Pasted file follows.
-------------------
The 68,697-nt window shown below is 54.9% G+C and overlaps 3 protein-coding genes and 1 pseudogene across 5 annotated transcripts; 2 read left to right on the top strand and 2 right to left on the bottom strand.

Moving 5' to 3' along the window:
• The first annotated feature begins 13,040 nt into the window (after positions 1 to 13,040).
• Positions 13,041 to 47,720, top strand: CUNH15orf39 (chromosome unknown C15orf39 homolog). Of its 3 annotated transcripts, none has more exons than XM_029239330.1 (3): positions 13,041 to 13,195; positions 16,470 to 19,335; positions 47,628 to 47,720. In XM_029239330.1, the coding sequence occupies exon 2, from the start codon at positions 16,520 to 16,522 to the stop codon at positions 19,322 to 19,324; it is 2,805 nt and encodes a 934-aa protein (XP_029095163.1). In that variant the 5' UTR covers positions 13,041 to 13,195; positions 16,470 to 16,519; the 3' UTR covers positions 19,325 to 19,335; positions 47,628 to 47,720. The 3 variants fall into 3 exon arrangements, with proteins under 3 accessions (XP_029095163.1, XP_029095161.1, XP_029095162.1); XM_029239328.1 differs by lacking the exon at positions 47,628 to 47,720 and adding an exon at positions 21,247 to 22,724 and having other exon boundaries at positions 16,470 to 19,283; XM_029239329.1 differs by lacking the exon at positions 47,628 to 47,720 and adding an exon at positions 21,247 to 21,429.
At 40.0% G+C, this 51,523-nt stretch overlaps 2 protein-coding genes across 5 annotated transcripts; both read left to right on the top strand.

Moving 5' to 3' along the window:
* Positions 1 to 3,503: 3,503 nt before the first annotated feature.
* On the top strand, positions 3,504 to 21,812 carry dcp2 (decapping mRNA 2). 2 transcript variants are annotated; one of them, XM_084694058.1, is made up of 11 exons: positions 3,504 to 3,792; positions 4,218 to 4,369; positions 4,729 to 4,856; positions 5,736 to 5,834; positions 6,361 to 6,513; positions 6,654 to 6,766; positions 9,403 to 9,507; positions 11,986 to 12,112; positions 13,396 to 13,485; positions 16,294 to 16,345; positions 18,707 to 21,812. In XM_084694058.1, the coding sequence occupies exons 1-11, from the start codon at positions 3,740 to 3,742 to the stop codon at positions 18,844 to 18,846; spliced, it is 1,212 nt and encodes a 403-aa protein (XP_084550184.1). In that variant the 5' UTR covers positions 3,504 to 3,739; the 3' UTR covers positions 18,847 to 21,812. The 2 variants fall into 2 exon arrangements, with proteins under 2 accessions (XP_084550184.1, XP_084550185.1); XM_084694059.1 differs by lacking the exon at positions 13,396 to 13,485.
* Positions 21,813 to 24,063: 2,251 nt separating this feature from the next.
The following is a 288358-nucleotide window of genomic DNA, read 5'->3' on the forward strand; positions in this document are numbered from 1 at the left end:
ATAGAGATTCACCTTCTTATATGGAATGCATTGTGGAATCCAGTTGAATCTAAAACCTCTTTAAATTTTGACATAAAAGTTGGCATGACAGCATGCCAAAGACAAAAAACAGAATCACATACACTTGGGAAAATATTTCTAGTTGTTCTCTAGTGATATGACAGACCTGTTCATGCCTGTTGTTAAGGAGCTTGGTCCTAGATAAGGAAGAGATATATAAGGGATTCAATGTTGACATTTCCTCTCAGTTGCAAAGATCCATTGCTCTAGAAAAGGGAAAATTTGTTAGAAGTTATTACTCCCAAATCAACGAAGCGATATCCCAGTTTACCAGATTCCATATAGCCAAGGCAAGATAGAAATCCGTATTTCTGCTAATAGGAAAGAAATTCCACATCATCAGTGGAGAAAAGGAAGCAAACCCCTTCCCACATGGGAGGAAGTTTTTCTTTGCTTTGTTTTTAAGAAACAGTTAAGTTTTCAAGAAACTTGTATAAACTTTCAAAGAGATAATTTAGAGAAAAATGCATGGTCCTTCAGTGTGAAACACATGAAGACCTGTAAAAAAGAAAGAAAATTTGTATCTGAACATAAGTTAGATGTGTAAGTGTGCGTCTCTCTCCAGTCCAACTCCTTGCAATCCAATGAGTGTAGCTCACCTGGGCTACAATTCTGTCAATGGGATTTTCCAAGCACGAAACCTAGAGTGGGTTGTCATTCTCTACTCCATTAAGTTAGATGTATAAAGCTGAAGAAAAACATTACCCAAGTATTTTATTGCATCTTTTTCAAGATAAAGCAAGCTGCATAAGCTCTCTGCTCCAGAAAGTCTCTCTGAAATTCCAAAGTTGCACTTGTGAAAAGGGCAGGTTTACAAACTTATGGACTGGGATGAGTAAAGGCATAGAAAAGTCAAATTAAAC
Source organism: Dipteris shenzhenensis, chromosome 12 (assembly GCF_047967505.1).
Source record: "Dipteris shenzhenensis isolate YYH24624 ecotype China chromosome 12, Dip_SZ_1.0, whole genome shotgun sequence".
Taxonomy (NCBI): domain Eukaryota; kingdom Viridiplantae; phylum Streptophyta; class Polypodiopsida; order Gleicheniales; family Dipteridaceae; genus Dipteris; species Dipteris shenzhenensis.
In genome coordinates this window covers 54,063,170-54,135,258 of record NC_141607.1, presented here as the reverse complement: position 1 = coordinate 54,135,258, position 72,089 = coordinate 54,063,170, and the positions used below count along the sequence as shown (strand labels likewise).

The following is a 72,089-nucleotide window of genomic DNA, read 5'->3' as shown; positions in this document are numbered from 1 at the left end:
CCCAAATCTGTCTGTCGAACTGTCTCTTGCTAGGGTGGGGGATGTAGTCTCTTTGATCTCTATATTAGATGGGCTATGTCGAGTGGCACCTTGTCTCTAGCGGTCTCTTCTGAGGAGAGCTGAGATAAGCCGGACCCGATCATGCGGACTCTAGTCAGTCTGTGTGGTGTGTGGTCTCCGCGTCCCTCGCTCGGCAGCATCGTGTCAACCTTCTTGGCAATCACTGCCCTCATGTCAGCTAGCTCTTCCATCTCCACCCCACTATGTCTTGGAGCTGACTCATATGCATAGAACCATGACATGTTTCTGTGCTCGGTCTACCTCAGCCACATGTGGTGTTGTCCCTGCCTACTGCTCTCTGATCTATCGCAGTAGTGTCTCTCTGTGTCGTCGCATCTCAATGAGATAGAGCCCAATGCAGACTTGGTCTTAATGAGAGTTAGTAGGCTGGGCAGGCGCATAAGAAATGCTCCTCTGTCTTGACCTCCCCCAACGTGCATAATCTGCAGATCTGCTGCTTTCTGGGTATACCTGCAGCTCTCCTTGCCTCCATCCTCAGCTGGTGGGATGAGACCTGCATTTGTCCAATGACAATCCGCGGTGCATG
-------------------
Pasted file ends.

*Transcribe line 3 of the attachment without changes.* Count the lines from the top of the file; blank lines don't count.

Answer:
• The first annotated feature begins 13,040 nt into the window (after positions 1 to 13,040).